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Alan Kwan is an artist, game designer, and technologist. He is also an assistant professor in the Department of Film, Video, New Media, & Animation of the School of the Art Institute of Chicago (SAIC). 


Completed his master's at MIT, he is primarily interested in building worlds, stories, and immersive experiences that are outside of the traditional gaming paradigm and typical tech fantasies of VR/AR. While most commercial video games and industrial applications of VR/AR simulate the physics of external reality, his works, including experimental video games, interactive animations, and VR installations, focus on creating psychological spaces in 3D virtual worlds, exploring the physics within our minds. He creates first-person encounters with evocative and psychological spaces that do not urge actions but simply allow the viewers and players to wander, daydream, and reflect.

His experimental videogame "Scent" (link) won the Honorary Mention Award at Prix Ars Electronica in Austria, while "Forgetter", a videogame he co-directed with Allison Yang and collaborated with DSLCOLLECTION, an art collection based in Paris, won the Excellence in Innovation Award at the 2021 indiePlay China Indie Game Awards, as well as the Best Serious Game Award and the Honorary Mention Award at the GWB Game Awards. His videogame "The Hallway" was also acquired by the Hong Kong M+ Museum as part of its permanent art collection. His latest project is "The Eyes" (link).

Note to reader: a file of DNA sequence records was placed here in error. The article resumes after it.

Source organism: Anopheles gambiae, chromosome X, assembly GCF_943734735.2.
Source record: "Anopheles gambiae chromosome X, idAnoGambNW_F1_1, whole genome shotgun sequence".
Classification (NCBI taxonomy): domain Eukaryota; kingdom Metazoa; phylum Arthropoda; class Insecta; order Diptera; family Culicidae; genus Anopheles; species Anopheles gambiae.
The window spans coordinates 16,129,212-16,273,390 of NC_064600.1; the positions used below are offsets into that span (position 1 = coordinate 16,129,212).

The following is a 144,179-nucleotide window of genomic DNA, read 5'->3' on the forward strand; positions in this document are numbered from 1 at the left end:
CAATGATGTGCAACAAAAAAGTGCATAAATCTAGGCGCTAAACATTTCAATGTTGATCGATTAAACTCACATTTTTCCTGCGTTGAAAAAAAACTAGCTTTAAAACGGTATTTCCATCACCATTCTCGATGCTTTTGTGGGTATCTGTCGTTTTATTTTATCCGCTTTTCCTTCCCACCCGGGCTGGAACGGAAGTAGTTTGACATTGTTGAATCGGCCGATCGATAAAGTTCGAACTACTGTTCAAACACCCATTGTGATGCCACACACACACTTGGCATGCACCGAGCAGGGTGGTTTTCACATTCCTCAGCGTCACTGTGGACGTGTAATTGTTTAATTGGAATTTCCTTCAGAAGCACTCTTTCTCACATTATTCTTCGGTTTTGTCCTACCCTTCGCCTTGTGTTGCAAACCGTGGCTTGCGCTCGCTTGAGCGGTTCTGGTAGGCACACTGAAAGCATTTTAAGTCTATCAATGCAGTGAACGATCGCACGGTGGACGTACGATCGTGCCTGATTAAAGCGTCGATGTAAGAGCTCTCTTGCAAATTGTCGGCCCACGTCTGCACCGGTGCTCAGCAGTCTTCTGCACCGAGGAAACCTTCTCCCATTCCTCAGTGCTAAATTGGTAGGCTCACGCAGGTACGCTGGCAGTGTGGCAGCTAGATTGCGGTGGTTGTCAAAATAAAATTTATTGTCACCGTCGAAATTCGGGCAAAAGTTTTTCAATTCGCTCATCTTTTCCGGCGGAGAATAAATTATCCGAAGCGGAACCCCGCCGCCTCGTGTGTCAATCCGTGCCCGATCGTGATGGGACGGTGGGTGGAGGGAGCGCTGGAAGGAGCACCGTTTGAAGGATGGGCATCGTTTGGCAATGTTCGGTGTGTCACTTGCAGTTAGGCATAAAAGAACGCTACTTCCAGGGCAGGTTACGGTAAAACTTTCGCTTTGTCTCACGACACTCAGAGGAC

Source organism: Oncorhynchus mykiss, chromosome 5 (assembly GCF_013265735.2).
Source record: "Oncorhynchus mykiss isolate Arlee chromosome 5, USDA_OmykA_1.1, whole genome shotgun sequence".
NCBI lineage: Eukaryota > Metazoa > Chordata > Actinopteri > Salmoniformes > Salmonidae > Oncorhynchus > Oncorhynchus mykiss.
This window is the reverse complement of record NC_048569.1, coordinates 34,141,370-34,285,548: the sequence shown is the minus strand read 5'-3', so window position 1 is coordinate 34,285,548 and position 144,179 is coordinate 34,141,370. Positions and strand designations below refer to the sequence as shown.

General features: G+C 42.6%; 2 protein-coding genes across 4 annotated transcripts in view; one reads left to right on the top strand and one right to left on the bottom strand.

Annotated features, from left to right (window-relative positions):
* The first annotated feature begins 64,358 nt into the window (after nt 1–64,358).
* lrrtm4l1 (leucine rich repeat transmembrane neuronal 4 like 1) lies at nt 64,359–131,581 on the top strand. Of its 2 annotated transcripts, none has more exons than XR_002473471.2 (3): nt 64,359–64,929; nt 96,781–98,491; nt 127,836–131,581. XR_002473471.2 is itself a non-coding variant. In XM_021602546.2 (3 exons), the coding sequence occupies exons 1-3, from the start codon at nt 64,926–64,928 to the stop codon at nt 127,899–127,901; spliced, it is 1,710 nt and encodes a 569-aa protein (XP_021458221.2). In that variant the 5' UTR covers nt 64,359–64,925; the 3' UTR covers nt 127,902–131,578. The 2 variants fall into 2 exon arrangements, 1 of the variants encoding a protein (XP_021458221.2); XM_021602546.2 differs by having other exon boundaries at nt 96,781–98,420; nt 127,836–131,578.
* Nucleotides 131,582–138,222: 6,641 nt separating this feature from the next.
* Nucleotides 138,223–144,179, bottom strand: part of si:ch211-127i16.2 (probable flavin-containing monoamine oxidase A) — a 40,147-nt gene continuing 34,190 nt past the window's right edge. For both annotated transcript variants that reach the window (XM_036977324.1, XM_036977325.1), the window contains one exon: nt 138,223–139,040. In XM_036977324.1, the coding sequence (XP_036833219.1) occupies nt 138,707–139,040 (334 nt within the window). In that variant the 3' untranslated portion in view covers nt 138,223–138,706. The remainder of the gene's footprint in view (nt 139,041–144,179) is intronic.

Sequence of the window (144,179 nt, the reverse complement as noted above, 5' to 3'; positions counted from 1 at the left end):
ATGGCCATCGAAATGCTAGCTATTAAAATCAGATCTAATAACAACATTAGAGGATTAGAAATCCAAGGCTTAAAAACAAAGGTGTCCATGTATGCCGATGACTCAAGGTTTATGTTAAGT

Alan's other projects, which include VR experiences, interactive installations, flying machines, etc. were presented at venues including Ars Electronica Center (Austria), International Bauhaus Colloquium (Germany), ZKM Centre for Art and Media (Germany), and Museum of Contemporary Art (Shanghai), and were featured in media including Discovery Channel, Popular Science, and Boston Globe. He was awarded the first prize of the MIT Harold and Arlene Schnitzer Prize, Asian Cultural Council Fellowship, and the Hong Kong Arts Development Council Award for Young Artist (Media Art).

Apart from his artistic interests, he is also deeply interested in how 3D virtual world, as a spatial medium, can help people organize or learn complex information by leveraging their spatial cognition. He started experimenting with the idea of building virtual memory palace in 2011, and then in 2016 he collaborated with architect and designer Meng Sun to make an interactive 3D educational tool.

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